February 13, 2004

It is rare to find police, sheriffs, prosecutors, defense attorneys, judges, prison officials and human rights activists all on the same page. But across the criminal justice spectrum there is a striking consensus that something has gone painfully awry: the nation's jails and prisons have become mental health facilities – a role for which they are singularly ill-equipped.

At least one in six prisoners in the United States is mentally ill – well over 300,000 men and women. There are three times as many mentally ill in U.S. prisons as in the country's mental health hospitals, suffering from schizophrenia, bipolar disorder and major depression, among other illnesses.

Three decades ago few prison systems provided any mental health treatment. Most now offer something, but nowhere near enough – in quality and quantity – for the soaring number of prisoners with serious mental illness. Understaffing, insufficient specialized facilities and limited programs leave prisoners without the treatment they need.

Untreated or undertreated, mentally ill prisoners suffer painful symptoms. They rant and rave, babble incoherently or huddle silently in their cells. They talk to invisible companions and live in worlds constructed of hallucinations. They lash out without provocation and often refuse to obey orders. They beat their heads against cell walls, cover themselves with feces, and self-mutilate until their bodies are riddled with scars. Many attempt suicide; some succeed.

How is it that such desperately ill and vulnerable people are incarcerated? The quick answer is they committed a crime and were sentenced to prison by judges increasingly reluctant to declare defendants incompetent to stand trial and by juries increasingly loath to find them "not guilty by reason of insanity."

The longer answer is that the mentally ill are victims of two failed public policies.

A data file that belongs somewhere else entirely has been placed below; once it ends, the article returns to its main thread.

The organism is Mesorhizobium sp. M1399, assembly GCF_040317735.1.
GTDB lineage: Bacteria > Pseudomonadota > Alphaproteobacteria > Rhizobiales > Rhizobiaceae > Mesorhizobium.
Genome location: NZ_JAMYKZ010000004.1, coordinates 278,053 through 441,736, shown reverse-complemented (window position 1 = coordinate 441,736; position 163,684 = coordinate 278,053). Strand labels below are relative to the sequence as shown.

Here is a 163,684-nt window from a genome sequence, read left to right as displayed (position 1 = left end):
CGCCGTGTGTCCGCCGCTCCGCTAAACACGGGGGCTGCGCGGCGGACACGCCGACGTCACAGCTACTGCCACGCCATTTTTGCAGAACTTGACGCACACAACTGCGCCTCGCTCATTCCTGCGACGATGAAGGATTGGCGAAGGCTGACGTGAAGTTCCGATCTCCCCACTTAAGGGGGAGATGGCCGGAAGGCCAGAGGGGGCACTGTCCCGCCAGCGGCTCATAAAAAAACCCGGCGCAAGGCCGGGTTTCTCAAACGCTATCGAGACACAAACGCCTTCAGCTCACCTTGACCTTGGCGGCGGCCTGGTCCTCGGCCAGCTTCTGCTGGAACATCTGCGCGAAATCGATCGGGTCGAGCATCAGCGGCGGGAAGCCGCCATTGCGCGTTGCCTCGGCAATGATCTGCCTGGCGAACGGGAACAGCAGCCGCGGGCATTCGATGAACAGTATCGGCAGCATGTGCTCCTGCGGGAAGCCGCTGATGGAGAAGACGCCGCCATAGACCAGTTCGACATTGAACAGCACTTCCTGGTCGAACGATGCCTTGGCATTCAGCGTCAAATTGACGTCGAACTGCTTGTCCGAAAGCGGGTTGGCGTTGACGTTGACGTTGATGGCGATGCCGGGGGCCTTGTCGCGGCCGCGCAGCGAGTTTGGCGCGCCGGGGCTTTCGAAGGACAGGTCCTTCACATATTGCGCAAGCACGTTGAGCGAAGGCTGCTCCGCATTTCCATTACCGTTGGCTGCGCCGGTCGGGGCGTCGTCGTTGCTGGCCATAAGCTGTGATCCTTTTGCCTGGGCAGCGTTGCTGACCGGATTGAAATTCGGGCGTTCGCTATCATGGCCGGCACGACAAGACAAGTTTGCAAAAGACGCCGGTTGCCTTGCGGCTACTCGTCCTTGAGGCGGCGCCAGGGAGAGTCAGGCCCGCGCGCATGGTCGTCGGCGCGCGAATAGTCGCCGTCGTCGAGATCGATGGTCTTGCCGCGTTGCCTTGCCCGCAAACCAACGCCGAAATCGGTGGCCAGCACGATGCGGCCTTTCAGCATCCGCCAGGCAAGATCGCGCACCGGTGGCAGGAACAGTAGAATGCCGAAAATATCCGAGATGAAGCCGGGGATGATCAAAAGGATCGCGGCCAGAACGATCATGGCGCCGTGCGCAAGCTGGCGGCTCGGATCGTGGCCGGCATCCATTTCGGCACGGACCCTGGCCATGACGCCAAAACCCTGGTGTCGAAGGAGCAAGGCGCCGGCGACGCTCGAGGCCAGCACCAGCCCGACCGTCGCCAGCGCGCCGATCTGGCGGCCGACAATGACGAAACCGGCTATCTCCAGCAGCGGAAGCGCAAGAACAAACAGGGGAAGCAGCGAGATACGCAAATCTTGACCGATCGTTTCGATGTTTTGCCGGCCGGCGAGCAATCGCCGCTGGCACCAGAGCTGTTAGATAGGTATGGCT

The first is the failure of public officials to ensure an effective mental health system. Beginning in the 1960s, a process of "deinstitutionalization" freed mentally ill men and women from the bleak mental hospitals in which they had previously been dumped. But the system of community-based mental health services envisioned by the architects of deinstitutionalization never materialized. Today, community mental health services are a shambles.

People living with mental illness – especially if they are poor and homeless and have substance abuse problems – find it nearly impossible to obtain help. Untreated, they can find themselves on the margins of society, deteriorate psychiatrically and may ultimately break the law.

As criminal offenders, they then confront the second failed public policy: punitive laws, such as mandatory minimum sentences, that send people to prison even for low-level nonviolent crimes. As these laws have sent the U.S. prison population soaring to levels unimaginable in the rest of the world, so they have propelled the incarceration of many mentally ill.

Tragically, for some of the mentally ill, jail or prison may be the first time they have received any mental health services. But the more common experience of the mentally ill behind bars is to receive little or no meaningful treatment. Committed mental health professionals working in prisons acknowledge that treatment is often limited simply to medication.